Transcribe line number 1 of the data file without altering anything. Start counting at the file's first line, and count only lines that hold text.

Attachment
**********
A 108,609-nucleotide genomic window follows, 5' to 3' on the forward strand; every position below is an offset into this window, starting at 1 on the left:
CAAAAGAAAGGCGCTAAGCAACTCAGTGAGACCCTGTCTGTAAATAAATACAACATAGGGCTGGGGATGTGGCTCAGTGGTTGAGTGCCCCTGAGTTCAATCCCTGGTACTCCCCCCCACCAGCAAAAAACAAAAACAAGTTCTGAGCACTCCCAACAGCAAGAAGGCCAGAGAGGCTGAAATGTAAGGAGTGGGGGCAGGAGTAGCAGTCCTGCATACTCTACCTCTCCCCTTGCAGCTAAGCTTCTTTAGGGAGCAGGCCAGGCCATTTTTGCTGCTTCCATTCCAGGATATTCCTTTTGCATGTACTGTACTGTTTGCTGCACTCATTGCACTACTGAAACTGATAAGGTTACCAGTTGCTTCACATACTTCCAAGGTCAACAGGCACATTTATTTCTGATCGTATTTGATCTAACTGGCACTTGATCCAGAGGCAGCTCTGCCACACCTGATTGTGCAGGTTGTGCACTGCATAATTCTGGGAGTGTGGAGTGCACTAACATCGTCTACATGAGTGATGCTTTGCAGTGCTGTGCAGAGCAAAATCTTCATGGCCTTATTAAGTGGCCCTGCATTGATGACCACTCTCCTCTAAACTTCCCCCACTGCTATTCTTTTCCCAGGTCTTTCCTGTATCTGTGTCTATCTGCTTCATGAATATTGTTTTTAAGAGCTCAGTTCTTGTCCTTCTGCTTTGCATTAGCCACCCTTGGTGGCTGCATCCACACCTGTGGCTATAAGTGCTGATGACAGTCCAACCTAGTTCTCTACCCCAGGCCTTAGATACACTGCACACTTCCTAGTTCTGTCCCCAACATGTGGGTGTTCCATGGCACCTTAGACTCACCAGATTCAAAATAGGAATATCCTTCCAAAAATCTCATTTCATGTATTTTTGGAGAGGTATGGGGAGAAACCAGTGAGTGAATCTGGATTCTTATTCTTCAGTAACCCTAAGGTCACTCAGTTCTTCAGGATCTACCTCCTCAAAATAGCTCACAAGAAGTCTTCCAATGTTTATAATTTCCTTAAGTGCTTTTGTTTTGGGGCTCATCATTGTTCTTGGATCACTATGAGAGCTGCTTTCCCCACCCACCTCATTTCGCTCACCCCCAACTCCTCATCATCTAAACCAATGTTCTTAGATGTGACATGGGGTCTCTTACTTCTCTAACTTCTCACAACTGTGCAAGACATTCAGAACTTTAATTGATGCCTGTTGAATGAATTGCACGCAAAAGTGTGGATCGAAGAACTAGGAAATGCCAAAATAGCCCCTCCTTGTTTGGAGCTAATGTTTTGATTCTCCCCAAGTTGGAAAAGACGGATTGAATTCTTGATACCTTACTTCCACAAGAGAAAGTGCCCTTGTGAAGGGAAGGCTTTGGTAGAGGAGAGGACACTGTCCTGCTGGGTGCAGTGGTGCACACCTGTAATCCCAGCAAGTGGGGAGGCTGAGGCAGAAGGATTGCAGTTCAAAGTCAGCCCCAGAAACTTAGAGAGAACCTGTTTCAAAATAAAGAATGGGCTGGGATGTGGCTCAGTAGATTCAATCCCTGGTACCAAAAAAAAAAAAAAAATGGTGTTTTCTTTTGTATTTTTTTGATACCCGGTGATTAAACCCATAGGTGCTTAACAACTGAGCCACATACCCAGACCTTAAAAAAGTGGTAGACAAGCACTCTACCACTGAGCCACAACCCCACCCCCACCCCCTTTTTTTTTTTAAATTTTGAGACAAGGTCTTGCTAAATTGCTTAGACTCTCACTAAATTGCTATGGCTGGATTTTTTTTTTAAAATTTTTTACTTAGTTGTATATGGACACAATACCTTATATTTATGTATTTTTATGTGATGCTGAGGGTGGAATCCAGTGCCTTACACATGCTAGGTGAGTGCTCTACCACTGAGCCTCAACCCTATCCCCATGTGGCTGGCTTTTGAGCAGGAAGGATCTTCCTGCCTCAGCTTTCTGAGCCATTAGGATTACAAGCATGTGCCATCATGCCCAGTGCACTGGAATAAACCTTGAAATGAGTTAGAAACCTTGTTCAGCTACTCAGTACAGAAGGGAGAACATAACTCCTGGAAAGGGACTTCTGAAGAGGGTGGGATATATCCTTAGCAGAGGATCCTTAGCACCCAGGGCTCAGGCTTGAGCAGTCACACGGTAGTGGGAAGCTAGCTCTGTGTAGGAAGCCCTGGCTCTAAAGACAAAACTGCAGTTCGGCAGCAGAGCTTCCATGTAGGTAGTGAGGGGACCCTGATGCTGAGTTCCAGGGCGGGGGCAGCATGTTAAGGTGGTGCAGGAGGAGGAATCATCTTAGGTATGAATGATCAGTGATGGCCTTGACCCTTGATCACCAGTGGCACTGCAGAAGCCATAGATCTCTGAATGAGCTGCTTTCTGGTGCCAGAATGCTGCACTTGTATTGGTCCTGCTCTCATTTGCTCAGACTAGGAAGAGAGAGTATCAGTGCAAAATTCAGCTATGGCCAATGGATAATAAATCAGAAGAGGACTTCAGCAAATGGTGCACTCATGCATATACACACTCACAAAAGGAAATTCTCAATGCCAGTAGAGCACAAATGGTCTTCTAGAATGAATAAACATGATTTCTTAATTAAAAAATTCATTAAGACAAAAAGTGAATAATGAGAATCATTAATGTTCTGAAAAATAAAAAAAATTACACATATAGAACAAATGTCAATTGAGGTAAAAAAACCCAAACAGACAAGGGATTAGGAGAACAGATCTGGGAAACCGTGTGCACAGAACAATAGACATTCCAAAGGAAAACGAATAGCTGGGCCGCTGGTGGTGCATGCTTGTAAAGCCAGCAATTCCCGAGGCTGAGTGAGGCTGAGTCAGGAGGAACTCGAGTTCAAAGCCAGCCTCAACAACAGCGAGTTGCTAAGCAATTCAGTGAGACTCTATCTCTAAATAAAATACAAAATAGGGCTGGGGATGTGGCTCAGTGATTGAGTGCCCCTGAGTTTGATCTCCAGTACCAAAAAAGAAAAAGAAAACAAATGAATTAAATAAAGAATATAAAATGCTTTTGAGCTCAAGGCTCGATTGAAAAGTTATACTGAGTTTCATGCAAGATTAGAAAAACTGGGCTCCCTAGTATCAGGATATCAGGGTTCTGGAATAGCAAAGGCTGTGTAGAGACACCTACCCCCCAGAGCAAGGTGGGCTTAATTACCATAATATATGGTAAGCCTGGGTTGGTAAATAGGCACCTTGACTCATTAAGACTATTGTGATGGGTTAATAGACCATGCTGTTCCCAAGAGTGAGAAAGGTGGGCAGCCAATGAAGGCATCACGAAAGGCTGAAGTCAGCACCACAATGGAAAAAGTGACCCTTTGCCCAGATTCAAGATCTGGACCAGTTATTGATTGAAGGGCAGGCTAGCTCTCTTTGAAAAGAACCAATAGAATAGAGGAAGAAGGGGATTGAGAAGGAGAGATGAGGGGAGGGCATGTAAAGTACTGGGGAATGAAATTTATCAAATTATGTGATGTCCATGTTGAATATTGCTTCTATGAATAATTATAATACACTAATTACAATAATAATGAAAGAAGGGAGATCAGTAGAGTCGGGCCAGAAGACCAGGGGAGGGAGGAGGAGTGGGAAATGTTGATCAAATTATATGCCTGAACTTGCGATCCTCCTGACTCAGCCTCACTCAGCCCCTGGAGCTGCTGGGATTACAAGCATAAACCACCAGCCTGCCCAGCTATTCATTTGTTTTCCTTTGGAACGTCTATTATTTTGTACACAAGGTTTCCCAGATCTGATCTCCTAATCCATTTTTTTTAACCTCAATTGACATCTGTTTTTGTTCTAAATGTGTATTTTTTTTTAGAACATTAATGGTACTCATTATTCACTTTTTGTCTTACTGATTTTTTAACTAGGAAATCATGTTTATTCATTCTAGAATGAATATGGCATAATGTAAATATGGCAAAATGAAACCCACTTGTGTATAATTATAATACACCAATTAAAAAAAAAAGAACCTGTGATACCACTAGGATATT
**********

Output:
A 108,609-nucleotide genomic window follows, 5' to 3' on the forward strand; every position below is an offset into this window, starting at 1 on the left: